In a speech, deputy governor Toni Gravelle said Tuesday the bank will suspend or discontinue market liquidity-focused programs beginning early April and then into May.
He said the bank can take these steps now because corporate and provincial borrowers have “unfettered access to fully functional debt markets.”
Gravelle added that credit spreads for most of these borrowers are at or below pre-pandemic levels, making it clear the bank’s involvement is no longer required.
The details of each transaction will be made public at the end of June.
The central bank had said it would adjust its pandemic programs as conditions required and the announcement Tuesday adds another sign that the economy is performing better than anticipated.
One year ago, the central bank became a lender of last resort when it started buying corporate and provincial bonds, and adjusted its lending rules to banks as the economy went into a nosedive.
The idea was to keep the plumbing of the credit system free from blockages so companies could finance operations as investors got cold feet.
At the same time as it started helping banks lend money, and improve market conditions for provinces and companies issuing debt, it also started buying federal government bonds as investors sold those as well.
What started out as a market functioning program turned into a quantitative easing program, Gravelle said, meaning the bank is now using the purchases to help lower borrowing costs for households and businesses.
By the end of April, government of Canada bonds are expected to make up more than 70 per cent of the central bank’s balance sheet, valued at roughly $350 billion.
The central bank will eventually wind down the pace of its federal bond purchases to maintain, but no longer increase, the amount of monetary stimulus in the economy, Gravelle said in the speech to CFA Society Toronto.
It would be some time after that the bank would look at raising its key interest rate from 0.25 per cent, which the Bank of Canada doesn’t foresee happening until 2023.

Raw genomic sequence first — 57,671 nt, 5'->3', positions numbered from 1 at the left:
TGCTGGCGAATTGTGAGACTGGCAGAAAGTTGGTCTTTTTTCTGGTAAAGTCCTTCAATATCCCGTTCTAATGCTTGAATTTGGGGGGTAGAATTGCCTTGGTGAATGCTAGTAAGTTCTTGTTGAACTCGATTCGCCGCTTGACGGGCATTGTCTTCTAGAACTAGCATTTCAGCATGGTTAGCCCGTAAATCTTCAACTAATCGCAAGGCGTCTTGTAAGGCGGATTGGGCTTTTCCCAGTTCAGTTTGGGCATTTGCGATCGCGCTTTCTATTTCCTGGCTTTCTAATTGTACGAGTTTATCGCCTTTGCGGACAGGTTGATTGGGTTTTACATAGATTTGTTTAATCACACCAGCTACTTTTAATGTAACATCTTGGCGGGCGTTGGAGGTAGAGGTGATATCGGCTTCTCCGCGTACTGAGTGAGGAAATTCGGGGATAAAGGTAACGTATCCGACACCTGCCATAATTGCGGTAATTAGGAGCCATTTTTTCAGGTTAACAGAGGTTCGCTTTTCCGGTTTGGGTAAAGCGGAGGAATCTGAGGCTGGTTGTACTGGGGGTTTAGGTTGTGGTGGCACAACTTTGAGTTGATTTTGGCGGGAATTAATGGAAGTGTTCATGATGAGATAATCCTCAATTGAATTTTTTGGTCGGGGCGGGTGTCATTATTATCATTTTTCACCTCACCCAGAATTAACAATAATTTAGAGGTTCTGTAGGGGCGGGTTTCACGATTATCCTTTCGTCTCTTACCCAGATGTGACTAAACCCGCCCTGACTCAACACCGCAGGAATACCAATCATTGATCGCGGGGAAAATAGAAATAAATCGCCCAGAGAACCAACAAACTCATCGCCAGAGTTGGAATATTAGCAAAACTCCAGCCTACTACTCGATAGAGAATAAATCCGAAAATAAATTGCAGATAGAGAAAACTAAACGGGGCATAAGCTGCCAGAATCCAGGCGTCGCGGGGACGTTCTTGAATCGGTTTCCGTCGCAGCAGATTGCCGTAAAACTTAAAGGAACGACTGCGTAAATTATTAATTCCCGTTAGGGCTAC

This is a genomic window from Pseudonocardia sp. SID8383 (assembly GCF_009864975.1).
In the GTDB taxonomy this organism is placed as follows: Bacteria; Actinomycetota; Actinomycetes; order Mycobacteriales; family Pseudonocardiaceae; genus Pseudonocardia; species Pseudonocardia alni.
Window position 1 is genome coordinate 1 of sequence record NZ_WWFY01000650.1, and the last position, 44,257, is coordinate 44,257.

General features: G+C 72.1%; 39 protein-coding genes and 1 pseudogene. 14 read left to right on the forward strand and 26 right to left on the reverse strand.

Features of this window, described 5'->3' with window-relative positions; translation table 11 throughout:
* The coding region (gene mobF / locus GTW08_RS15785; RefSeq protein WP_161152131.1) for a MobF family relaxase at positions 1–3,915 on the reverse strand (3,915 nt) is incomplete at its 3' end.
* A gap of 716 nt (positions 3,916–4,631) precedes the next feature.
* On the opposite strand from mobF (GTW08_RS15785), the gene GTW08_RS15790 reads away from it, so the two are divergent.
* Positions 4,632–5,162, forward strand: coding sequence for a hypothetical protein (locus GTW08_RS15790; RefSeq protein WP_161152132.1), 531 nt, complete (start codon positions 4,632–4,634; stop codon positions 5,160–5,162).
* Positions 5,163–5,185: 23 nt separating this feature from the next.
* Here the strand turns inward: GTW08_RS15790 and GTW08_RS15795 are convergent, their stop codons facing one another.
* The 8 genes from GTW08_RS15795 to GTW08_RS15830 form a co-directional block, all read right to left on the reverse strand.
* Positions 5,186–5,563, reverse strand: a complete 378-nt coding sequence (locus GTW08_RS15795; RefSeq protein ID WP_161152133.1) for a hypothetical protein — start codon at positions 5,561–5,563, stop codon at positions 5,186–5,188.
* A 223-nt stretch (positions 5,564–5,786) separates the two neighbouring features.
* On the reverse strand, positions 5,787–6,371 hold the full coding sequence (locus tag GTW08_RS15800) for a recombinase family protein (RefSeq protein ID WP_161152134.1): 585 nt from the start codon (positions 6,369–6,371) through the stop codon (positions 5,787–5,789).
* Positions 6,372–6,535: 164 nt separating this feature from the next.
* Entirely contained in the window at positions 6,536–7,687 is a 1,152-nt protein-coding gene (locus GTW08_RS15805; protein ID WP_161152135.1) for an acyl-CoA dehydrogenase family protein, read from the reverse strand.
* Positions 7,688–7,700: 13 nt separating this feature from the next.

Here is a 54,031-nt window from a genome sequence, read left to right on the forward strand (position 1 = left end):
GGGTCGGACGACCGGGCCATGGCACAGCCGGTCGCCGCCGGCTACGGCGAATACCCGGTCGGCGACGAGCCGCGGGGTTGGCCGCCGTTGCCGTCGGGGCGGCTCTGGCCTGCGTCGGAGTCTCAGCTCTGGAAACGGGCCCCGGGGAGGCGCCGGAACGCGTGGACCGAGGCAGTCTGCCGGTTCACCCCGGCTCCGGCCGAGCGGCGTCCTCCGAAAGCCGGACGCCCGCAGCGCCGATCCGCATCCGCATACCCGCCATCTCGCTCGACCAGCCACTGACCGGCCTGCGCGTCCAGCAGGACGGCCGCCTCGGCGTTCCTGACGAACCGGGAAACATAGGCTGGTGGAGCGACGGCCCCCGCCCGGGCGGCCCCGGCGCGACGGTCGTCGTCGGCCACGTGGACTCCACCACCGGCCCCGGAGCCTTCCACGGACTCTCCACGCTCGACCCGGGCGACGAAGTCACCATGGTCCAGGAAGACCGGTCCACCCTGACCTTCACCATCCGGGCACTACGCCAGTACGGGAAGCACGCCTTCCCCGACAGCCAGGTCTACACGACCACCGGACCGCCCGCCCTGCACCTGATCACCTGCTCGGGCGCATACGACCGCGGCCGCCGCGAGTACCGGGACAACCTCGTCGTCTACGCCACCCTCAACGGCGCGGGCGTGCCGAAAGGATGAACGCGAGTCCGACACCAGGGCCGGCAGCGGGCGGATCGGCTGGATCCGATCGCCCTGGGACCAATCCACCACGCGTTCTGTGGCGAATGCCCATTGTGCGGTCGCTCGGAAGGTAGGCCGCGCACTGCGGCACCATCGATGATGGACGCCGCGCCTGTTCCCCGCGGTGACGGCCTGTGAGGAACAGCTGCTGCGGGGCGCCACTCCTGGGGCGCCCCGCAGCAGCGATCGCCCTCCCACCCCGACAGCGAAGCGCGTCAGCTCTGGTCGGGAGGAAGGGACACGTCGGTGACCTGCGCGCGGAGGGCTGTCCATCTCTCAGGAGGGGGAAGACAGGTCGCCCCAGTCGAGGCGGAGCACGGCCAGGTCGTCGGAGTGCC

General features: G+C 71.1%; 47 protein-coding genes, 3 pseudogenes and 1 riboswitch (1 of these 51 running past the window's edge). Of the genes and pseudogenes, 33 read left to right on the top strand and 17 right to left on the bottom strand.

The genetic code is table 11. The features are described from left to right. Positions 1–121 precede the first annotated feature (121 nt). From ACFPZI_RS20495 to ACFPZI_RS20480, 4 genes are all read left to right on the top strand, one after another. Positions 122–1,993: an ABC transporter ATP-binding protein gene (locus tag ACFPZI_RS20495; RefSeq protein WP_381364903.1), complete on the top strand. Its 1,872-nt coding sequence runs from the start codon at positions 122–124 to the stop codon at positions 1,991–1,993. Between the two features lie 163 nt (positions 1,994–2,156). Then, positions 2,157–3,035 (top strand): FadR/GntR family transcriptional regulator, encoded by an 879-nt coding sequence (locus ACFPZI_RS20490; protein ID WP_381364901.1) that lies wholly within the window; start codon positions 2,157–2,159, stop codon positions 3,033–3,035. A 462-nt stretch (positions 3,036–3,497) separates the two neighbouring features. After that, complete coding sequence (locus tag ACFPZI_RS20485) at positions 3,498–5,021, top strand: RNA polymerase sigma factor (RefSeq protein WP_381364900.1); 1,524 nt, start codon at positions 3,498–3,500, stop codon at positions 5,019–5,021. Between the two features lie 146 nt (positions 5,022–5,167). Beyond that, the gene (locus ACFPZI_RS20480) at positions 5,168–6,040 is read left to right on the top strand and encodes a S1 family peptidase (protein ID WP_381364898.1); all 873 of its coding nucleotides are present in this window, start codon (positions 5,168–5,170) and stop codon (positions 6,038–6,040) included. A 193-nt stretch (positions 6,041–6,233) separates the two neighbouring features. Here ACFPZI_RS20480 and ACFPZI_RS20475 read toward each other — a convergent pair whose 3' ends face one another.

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Deloitte Canada chief economist Craig Alexander said adjustments to the quantitative-easing program will have to take into account how strong the recovery is, including how much the savings households accumulated through the pandemic gets turned into consumer spending.
“If that large pool of savings that has been accumulated suddenly starts to flood into the economy and consumers go on a buying spree, well, then obviously the Bank of Canada is going to have to accelerate the pace of their adjustment in terms of winding down the bond-buying program and raising rates.”
“It’s going to be very difficult to the Bank of Canada to time this, and a lot will depend on just how robust the recovery is.”
Gravelle said the central bank will review the actions it took to see what, if any, changes are required to respond to future episodes of market stress.
He added that senior officials are also looking at whether the country’s financial system needs structural reforms to minimize the likelihood that the central bank would have to step in again with what Gravelle called extraordinary actions.
“When central banks provide liquidity, we have to do so in ways that don’t encourage market participants to take undue risks in normal times,” Gravelle said in the text of his speech released by the bank.
“Our actions must be targeted at specific issues and scaled back as those are resolved.”
© 2021 The Canadian Press